Chatham Village

Designers: Clarence S. Stein and Henry Wright | City: Pittsburgh, PA | Project Type: garden city, community planning, neighborhood
Date Visited: 09.14.12
Location: 412 Bigham Street Pittsburgh, PA 15211
Size: 46-acre site, 197 townhouses, 19 apartments
Official Opening Date: 1932

A pioneering and hugely influential community planning project, Chatham Village is a Garden City-esque cooperative resident community located within a stone’s throw of downtown Pittsburgh. A beautiful and quiet oasis that walks a fine line between city and suburb, Chatham Village is so peaceful and lush that you don’t feel like you’re anywhere near city limits. Unlike the typical American suburb, Chatham Village features high housing density, communal green space and without any of the “Great American” lawns.

Founded in 1932, Chatham Village was designed as a housing experiment for blue-collar workers to prove that communities could be both affordable and beautiful. The final design espoused the best of urban and suburban living as described in the principles of the Garden City movement; one that values pedestrian circulation over automotive. This successful result that melds Georgian colonial revival architecture with centuries-old trees and expansive, idyllic green space has been an internationally acclaimed model of community design for 80 years. The American Planning Association has even included Chatham Village on its list of 10 Greatest Neighborhoods in America. Though surprisingly, many Pittsburgh locals have never heard of this hidden gem.

It’s an uphill hike to get to Chatham Village from the Monongahela Incline. Since the community was built into the existing landscape, it can be a bit hard to find since it isn’t sited on a hilltop like many other residential developments. Feeling lost, I asked the first stranger that came by for directions; I was lucky, not only was I actually standing at the entrance of Chatham Village, but the woman who helped me, Julia, was actually a Chatham resident who enthusiastically offered to take me on a half-hour tour of her neighborhood.

As she pushed a two-seater stroller, Julia explained that Chatham Village was the perfect place to raise kids. Streets were small and the fronts of houses all faced towards a common green space, making the area very safe to play in. As an avid walker, she’d already explored the best parts of the area, and took me through Chatham Village’s three shared courtyards, the multiple sand pits for children, playgrounds, forest trails, the Chatham Mansion–a popular site for galas events and where she had her baby shower–, and down the curving, sycamore-lined roads. She loved living here, but despite the area’s kid-friendly amenities, she said that not many children lived in the area. Nowadays, Chatham Village is almost like an idyllic retirement community. Many of the couples who raised kids in the area loved the neighborhood so much that they decided to stay even after their kids moved out.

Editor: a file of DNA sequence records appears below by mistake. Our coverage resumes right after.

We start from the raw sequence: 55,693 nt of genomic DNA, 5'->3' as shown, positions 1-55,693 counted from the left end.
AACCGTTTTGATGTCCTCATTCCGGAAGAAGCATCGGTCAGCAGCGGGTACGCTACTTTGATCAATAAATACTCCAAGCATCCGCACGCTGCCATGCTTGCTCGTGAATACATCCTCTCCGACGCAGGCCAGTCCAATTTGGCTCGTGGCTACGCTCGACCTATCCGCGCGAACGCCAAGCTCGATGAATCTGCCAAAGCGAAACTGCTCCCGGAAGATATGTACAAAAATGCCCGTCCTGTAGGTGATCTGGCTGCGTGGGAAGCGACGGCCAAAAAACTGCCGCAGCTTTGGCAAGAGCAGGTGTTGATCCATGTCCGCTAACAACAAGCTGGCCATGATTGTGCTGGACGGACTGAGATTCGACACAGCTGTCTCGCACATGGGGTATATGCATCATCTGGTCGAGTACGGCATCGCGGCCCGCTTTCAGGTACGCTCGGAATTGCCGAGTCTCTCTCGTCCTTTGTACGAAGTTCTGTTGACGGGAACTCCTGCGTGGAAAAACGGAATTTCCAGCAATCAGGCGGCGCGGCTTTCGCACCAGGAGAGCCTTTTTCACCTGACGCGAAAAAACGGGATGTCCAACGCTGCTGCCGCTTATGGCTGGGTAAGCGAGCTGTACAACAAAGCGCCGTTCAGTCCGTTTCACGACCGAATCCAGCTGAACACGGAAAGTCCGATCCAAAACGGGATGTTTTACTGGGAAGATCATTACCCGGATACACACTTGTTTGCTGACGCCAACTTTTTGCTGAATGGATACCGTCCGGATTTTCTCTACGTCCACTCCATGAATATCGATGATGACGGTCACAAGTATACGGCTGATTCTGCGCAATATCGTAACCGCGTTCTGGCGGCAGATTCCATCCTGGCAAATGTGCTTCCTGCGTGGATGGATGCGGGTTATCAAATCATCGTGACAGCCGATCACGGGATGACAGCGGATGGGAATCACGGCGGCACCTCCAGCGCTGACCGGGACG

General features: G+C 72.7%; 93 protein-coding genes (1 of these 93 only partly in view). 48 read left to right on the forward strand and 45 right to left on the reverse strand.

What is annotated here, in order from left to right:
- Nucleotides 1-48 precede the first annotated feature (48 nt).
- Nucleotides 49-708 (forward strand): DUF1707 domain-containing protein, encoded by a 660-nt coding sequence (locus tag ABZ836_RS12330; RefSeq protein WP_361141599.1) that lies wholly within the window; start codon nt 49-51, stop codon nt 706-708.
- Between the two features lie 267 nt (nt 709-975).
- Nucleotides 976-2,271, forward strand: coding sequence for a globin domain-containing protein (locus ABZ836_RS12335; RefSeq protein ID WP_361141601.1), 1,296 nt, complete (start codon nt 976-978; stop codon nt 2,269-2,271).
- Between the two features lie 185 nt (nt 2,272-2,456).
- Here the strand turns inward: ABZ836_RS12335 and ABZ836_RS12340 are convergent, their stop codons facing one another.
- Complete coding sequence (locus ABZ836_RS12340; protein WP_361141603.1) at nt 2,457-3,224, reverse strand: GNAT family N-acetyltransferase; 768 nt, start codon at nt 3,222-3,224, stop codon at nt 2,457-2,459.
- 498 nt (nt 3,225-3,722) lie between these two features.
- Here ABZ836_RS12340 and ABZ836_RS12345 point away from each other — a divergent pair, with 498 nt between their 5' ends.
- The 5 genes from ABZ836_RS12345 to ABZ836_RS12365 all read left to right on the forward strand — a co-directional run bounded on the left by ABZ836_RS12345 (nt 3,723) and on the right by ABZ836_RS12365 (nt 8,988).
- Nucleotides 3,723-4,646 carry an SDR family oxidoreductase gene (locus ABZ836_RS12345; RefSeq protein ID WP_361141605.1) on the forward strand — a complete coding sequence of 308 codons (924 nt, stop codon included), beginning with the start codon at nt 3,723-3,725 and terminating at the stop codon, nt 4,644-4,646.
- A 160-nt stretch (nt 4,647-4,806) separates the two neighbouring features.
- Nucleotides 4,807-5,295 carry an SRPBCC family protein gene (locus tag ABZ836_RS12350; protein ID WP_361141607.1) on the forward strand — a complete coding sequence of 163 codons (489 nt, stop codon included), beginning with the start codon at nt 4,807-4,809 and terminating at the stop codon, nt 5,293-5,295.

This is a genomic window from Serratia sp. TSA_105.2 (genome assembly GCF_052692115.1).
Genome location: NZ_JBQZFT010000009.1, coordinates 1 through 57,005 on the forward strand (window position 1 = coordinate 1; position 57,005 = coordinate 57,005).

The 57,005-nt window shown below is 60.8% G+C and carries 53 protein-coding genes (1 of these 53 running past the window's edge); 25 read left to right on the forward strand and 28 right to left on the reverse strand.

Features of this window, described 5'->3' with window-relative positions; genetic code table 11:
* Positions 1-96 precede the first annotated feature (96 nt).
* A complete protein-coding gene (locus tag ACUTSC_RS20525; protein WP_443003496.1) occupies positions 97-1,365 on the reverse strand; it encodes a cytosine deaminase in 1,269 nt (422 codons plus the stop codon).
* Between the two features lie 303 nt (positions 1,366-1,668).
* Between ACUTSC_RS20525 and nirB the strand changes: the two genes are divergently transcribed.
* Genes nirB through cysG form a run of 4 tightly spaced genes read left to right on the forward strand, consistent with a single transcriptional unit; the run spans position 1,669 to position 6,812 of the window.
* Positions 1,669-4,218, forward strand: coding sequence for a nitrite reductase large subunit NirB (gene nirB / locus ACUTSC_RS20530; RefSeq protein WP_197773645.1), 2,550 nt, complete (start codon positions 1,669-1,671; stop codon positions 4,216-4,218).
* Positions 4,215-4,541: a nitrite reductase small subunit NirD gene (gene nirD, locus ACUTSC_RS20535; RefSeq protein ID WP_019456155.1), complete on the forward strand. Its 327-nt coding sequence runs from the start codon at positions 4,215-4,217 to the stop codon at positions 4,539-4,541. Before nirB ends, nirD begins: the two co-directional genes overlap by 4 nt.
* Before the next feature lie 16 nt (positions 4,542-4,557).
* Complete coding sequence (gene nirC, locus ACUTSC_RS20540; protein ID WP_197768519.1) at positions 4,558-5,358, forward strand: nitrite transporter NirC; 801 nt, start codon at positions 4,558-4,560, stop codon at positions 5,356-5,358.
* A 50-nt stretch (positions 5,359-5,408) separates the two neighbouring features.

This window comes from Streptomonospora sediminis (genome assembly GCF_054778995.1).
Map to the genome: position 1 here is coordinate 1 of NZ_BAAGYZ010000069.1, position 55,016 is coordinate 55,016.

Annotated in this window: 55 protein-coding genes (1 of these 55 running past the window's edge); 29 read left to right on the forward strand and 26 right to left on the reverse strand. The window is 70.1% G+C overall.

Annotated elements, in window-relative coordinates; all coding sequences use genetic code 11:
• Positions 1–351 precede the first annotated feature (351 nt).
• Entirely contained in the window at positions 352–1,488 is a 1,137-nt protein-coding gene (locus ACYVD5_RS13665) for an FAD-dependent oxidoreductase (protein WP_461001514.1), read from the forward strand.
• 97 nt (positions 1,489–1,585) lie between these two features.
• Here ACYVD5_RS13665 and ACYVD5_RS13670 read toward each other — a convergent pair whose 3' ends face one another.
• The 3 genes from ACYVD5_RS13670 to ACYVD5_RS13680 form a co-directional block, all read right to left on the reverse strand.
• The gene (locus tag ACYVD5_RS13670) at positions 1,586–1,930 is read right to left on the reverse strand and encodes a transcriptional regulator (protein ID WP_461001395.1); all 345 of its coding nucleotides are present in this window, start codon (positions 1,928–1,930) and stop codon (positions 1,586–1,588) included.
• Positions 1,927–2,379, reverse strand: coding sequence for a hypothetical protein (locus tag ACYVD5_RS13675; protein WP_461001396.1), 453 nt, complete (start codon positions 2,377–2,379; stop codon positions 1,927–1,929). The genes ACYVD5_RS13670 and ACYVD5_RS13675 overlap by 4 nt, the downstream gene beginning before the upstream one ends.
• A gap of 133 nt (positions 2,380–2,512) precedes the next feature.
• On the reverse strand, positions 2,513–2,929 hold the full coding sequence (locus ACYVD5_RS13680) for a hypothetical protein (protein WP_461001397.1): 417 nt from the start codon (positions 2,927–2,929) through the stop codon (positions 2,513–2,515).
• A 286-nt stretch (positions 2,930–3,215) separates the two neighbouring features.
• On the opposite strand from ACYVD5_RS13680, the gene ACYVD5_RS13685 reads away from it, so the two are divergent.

Exploring Chatham Village feels like stepping through a picture-perfect postcard. It was a  beautiful afternoon and Chatham Village was awash in lovely, dream-like details: gold and green sun-dappled hues; green ivy creeping over red brick; large American flags waving outside doorways; the only sounds came from the rustling leaves and crackling noises of sycamore fruit beneath our feet. The peace and quiet is partly due to the noise dampening effects of the dense vegetation and older populace of Chatham Village; another reason is because of the area’s law against dog ownership.

Julia continued on to tell me about the history of her community. From the double-hung-sash windows to the decorative brickwork, the architectural details were carefully designed out to create a sense of symmetry and unity throughout the 46-acre community. Unlike many single family houses on the American market at that time, and even today, the Chatham Village houses were built very close together, with minimal side or front yards. In exchange for big private lawns, community members have access to large common greens, garden courts, continuous hedgerows, and 25 acres of “Chatham Woods,” a virtual nature preserve. To maximize access to the common green, houses had “reverse-fronts” oriented to face the landscaped parks that were built in the center of each housing cluster. Front doors opened onto garden courts; living rooms overlooked green space; the roads were set in the back of the house near the service alley and kitchen access. Departing from the usual American street grid, roads in Chatham Village are curvilinear, cut to follow the natural contours of the hillside.

The separation of pedestrians from vehicular traffic coupled with the lush, communal landscaping makes Chatham Village a timeless and classic example of successful community design. Since the communal set up encourages social interaction, all the neighbors know one another and often throw galas and happy hours at the Chatham Mansion.

When I visit Pittsburgh in the future, I’ll aim to revisit Chatham Village in the springtime. Several times on our walk, Julia urged that I come back in spring so I could see the hedges burst with blooming azaleas and rhododendrons. “The place really comes alive in the spring.”

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